Remember all those health checks you asked about? Now's the time to ask to see all the paperwork. You should see original certificates for mum, photocopies for dad if he isn't owned by the breeder.
Do NOT be fobbed off with excuses. Tests are expensive. Breeders do NOT, EVER, loose or mislay their results. They should be practiacally forcing them down your throat as you arrive! Hip, Elbow and Eye Test results can (and should be) checked with the Kennel Club.
YOU MUST ASK THE BREEDER BEFORE DOING THESE TESTS, if they haven't heard of Temperament Testing I'd be wary, but if they'd like to help you do it, they'd earn brownie points from me!
Temperament testing is best done at 7 weeks exactly, however, if done earlier or later it will still give you an indication of the individual puppy's strengths and weaknesses.
Puppy Testing is best done in an area that the puppy has not been into before, and must be done individually. The Tester must not be someone that the puppy knows well (that person can score the results). In a nutshell:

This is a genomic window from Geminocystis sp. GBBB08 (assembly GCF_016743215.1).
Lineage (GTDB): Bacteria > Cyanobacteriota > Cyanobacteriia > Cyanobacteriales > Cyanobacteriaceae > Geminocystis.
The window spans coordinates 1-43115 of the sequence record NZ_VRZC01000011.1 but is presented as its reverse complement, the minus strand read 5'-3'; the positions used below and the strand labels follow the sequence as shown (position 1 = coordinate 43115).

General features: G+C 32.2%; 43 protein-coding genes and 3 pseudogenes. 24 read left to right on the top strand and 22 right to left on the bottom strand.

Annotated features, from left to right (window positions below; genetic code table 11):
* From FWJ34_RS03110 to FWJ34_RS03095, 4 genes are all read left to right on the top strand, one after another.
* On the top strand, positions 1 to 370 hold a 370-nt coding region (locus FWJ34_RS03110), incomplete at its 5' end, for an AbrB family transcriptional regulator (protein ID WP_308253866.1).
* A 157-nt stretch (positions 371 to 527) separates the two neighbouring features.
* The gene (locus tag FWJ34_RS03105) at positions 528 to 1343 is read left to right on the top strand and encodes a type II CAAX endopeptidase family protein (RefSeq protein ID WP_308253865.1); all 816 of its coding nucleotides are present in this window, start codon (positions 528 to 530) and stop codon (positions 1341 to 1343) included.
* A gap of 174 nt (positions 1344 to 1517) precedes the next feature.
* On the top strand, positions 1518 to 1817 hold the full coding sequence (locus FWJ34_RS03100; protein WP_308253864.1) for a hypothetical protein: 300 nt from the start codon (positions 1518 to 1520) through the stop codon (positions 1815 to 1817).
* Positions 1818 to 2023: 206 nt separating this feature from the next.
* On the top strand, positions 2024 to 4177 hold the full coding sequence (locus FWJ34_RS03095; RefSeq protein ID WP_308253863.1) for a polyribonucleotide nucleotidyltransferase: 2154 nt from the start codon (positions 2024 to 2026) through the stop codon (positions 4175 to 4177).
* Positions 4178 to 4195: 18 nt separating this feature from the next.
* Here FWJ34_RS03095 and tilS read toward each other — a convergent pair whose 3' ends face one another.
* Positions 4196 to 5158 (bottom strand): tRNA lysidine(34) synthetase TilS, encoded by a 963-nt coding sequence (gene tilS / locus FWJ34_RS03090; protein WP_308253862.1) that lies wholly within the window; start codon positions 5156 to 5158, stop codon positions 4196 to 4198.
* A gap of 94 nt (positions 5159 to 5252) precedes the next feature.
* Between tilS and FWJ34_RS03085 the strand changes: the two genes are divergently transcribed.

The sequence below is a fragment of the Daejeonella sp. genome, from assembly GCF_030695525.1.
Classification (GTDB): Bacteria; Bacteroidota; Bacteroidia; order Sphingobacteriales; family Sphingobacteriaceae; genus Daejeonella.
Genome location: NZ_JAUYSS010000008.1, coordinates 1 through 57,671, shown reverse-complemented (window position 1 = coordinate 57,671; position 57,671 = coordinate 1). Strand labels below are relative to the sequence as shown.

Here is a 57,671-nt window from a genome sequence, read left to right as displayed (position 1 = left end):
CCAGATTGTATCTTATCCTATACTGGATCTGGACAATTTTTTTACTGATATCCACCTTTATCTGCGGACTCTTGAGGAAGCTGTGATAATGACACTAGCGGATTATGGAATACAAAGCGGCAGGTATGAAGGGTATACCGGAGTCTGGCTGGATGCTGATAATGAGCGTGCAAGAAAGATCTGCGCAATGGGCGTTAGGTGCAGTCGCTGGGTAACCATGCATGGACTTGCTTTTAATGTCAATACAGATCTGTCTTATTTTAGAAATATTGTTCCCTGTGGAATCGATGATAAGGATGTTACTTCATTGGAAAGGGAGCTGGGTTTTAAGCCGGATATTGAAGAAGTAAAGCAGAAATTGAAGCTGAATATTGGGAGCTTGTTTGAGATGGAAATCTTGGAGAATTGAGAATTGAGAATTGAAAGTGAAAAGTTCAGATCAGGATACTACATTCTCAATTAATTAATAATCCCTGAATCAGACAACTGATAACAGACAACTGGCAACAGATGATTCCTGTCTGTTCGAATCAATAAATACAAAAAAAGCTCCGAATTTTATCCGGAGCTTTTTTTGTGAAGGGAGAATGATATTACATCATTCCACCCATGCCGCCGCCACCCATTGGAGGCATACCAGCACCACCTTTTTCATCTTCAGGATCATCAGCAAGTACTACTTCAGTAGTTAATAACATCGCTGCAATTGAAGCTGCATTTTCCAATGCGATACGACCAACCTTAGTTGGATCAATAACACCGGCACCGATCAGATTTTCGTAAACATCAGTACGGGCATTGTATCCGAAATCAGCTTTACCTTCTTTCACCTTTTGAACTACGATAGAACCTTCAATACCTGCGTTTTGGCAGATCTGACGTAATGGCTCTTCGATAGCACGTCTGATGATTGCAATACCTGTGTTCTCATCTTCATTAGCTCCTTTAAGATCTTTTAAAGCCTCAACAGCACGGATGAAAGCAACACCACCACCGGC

If you introduce a novel stimulus (a soft toy or tea towel) how does the puppy intereact with it? Growling and tearing might indicate too bold, no interest at all might indicate an unwillingness to interact or play with you - these pups are hard to train!)
If you drop a pan lid on the floor to make a sharp noise (or bang a metal spoon on a pot) what happens? (If they all run away they're too shy, if they race to see what the noise was, they might be too bold for the average family - correct response for the average "home" is stop, locate sound and listen intently for more)
If you cuddle the puppy does it try to kiss you, bite you, struggle fearcely or go limp? Kissing is good
If you then walk away, does it try to follow you? Yes is good.
If you throw a paper ball, does it attempt to retrieve it? (Picking it up and running away with it might indicate too bold, no interest is hard to train, retrieving to you (badly) is just great!)
If you open an umbrella suddenly, what does your puppy do? Running away isn't good, barking at it isn't either, curiosity is good.
If you roll the puppy gently onto its back and keep it there for 30 seconds, what is its reaction? Eye contact with a little struggle is good, fearce struggling, growling or biting isn't.
If you gently interlock your fingers under the puppy's tummy and raise it 12" from the floor for 30 seconds, what does it do? You're looking for a confident pup that will struggle a bit to get down, then give up and wait for you.
Monday 21st July 2008
Well, her mother's just come into season, but
there's still no sign from Hermione... This is getting very boring now!
However, sometimes being with another female that is in season is enough